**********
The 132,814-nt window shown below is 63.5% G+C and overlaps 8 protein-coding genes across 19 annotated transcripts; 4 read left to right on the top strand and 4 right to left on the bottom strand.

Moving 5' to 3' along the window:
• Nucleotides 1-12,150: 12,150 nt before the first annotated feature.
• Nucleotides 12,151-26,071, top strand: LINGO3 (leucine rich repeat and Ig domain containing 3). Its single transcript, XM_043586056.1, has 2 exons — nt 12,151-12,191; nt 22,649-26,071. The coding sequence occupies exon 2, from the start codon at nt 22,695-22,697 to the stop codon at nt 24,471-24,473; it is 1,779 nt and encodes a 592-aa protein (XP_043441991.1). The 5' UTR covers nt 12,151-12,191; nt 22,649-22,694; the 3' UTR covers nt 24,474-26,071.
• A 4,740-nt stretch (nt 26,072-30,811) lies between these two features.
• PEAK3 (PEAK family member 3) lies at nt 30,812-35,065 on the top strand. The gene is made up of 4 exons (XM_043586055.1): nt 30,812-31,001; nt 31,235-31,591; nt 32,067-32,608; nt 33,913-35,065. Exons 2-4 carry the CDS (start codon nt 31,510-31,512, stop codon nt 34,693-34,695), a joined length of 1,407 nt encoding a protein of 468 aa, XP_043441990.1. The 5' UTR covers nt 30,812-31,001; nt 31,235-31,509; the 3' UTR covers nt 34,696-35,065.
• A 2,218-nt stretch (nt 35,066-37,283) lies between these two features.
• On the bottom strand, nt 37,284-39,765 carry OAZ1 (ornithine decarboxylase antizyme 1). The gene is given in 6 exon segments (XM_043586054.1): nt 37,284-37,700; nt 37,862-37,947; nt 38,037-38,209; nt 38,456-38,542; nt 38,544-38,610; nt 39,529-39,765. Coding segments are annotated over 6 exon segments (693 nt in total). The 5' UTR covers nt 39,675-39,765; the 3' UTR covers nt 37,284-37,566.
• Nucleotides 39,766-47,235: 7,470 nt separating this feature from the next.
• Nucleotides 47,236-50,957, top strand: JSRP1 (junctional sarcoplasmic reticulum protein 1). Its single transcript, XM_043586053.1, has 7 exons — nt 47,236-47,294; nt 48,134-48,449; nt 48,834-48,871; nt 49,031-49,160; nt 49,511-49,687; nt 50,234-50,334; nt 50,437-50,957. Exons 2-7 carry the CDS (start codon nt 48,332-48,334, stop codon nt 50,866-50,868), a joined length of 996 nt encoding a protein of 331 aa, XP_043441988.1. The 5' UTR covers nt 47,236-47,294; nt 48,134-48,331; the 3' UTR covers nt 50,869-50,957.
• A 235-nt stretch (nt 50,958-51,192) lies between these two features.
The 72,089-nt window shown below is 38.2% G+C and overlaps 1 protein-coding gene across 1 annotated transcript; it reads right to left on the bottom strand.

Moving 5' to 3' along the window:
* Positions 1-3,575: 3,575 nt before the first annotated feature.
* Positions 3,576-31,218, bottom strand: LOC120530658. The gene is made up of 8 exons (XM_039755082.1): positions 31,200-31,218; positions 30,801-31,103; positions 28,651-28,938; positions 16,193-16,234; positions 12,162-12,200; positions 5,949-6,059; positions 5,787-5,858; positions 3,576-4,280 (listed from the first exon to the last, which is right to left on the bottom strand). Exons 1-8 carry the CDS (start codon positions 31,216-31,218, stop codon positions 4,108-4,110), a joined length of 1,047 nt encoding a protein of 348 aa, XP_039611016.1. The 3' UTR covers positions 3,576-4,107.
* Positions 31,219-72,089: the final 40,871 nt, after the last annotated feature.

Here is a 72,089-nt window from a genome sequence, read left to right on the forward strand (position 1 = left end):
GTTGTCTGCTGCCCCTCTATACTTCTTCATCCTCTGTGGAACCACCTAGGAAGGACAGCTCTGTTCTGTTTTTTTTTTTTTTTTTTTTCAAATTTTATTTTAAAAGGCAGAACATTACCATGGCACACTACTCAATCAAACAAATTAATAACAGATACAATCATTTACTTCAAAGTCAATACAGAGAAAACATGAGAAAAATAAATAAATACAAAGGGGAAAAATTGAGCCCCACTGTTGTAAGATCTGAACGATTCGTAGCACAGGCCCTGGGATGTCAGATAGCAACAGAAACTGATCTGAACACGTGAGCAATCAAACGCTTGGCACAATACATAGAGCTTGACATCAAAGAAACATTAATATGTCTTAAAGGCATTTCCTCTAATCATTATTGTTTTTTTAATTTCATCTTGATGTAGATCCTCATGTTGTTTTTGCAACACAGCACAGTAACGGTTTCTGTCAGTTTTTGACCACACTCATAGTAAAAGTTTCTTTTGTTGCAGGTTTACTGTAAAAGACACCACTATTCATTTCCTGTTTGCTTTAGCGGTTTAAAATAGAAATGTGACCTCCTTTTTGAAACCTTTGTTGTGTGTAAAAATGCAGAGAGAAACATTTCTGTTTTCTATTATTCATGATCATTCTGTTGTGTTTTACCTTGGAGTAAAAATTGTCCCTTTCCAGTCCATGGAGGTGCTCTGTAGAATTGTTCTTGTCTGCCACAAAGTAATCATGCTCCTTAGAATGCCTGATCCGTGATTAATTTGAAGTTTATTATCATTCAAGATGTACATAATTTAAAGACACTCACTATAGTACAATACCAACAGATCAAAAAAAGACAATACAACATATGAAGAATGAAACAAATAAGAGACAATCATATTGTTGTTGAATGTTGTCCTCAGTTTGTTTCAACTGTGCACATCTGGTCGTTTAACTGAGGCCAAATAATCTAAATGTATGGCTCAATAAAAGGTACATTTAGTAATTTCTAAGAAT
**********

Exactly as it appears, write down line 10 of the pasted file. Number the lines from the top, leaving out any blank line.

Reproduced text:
• Nucleotides 47,236-50,957, top strand: JSRP1 (junctional sarcoplasmic reticulum protein 1). Its single transcript, XM_043586053.1, has 7 exons — nt 47,236-47,294; nt 48,134-48,449; nt 48,834-48,871; nt 49,031-49,160; nt 49,511-49,687; nt 50,234-50,334; nt 50,437-50,957. Exons 2-7 carry the CDS (start codon nt 48,332-48,334, stop codon nt 50,866-50,868), a joined length of 996 nt encoding a protein of 331 aa, XP_043441988.1. The 5' UTR covers nt 47,236-47,294; nt 48,134-48,331; the 3' UTR covers nt 50,869-50,957.